Despite evidence suggesting otherwise, Daft Punk's super-hyped and ultimately canceled appearance on The Colbert Report was not a big publicity stunt for MTV's VMAs, says Colbert, even if both are owned by the same parent company, Viacom.
In a podcast with Daily Show writer and comedian Paul Mecurio, Colbert explained the debacle, claiming that initial talks with the Parisian duo, weeks in advance of their planned appearance, proved very difficult. Daft Punk didn't want to perform or be interviewed because, well, they're robots that don't talk.
But Colbert still wanted Daft Punk on his show. So, as a workaround to the duo's inability to communicate on TV, he plotted with superstar friends like Jeff Bridges, Matt Damon, Jimmy Fallon and more to dance in a hilarious "Get Lucky" montage, which, Colbert hoped, might coax Daft Punk into performing.
Colbert still planned an entire episode, regardless of Daft Punk's showing up: Robin Thicke would perform "Blurred Lines" and the star-studded montage would still play because anything music-related with Colbert is hilarious. (Remember his "Accidental Racist" spoof?)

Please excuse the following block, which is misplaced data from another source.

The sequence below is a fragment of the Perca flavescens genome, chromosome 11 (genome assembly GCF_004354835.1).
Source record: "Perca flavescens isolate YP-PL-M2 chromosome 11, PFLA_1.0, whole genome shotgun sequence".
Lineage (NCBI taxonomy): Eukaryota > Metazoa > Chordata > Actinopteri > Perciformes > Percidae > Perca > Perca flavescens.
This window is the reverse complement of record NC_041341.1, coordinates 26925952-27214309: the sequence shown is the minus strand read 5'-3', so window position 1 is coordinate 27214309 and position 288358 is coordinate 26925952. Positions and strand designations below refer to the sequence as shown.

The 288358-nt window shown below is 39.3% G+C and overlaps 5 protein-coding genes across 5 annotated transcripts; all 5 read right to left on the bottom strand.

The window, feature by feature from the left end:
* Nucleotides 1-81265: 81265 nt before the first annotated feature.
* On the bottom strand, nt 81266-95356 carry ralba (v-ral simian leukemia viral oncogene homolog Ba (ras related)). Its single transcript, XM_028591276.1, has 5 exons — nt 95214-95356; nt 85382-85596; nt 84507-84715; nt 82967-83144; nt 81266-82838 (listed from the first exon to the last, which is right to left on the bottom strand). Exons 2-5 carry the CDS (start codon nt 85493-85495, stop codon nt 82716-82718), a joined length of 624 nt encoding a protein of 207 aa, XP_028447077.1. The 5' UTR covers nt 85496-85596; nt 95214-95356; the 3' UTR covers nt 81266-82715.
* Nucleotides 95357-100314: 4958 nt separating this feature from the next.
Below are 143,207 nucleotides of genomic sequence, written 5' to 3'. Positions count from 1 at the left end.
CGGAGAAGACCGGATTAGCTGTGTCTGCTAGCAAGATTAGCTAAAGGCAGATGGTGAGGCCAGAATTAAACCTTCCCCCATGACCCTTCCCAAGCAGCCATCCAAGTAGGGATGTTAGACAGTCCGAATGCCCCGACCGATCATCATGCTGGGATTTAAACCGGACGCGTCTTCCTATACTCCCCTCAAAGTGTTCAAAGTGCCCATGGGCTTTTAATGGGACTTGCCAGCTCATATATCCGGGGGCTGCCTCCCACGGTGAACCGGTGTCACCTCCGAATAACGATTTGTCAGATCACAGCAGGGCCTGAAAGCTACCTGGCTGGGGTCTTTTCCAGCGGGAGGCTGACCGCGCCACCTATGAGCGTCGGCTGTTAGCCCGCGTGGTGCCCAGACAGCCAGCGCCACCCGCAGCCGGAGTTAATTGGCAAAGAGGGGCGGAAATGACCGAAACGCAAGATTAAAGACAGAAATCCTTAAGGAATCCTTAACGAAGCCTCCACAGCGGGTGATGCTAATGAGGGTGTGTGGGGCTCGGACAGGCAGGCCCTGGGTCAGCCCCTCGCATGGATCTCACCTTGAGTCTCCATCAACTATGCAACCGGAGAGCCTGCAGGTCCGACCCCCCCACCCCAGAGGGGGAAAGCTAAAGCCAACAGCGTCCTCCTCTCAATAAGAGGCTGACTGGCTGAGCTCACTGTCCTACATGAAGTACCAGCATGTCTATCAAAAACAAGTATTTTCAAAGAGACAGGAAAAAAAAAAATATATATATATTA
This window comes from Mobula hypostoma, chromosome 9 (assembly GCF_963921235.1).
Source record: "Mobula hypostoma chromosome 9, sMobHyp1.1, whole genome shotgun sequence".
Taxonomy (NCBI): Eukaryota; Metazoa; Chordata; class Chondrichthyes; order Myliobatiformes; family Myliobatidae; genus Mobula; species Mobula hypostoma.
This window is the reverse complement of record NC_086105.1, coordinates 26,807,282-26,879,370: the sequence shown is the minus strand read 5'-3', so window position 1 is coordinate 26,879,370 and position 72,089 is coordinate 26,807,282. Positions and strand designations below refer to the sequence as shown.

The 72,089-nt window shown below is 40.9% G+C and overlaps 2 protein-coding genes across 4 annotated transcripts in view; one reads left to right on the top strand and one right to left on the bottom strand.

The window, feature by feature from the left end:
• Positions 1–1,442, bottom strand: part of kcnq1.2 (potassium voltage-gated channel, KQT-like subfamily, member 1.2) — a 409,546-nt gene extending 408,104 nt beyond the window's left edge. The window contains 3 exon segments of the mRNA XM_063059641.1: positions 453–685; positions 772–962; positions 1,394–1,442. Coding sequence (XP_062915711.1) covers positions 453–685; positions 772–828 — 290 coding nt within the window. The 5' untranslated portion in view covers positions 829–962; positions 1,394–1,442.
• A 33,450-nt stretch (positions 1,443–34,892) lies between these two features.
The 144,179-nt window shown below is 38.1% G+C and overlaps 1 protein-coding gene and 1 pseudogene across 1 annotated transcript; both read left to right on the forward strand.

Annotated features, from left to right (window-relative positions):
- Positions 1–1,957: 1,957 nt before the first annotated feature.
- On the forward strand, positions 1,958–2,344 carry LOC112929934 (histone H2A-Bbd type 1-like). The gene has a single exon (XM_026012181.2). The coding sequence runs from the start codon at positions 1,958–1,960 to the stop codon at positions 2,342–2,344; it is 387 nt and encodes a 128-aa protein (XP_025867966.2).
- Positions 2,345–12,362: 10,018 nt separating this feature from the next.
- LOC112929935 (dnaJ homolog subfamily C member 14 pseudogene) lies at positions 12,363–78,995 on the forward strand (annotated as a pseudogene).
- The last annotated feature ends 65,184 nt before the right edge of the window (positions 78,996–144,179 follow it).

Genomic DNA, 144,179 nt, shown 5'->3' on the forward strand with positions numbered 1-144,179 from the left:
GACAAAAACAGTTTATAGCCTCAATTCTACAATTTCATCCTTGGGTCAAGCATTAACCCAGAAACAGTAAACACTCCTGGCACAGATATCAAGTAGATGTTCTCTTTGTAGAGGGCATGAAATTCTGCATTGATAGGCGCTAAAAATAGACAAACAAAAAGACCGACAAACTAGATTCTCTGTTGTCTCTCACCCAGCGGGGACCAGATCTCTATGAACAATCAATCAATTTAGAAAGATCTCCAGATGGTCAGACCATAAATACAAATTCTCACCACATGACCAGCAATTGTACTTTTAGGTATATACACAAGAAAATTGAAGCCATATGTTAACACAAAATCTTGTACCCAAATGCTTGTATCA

Then, just hours before the show, Colbert says MTV pulled the plug, leading to a public evisceration of the exec who barred last Wednesday's appearance. Colbert says his higher-ups were cool with the disses. "All I've gotten from Comedy Central was: 'That was great,'" he said.
"I found the whole thing to be joyful," he added. "We all said, 'Yippee! Look at what we get to do!"
HOWEVER, now VMAs executive producer Jesse Ignjatovic tells The Hollywood Reporter that it was Daft Punk's decision to skip The Colbert Report, not MTV's: "We don't put restrictions on anyone. I just think that we're talking to them about a moment and then things sort of change. I would not describe that as MTV putting restrictions on people—it was up to that artist and their management what they wanted to do."
Ball's in your court, Colbert.
Listen to the entire podcast below (Daft Punk talks start at 24:15):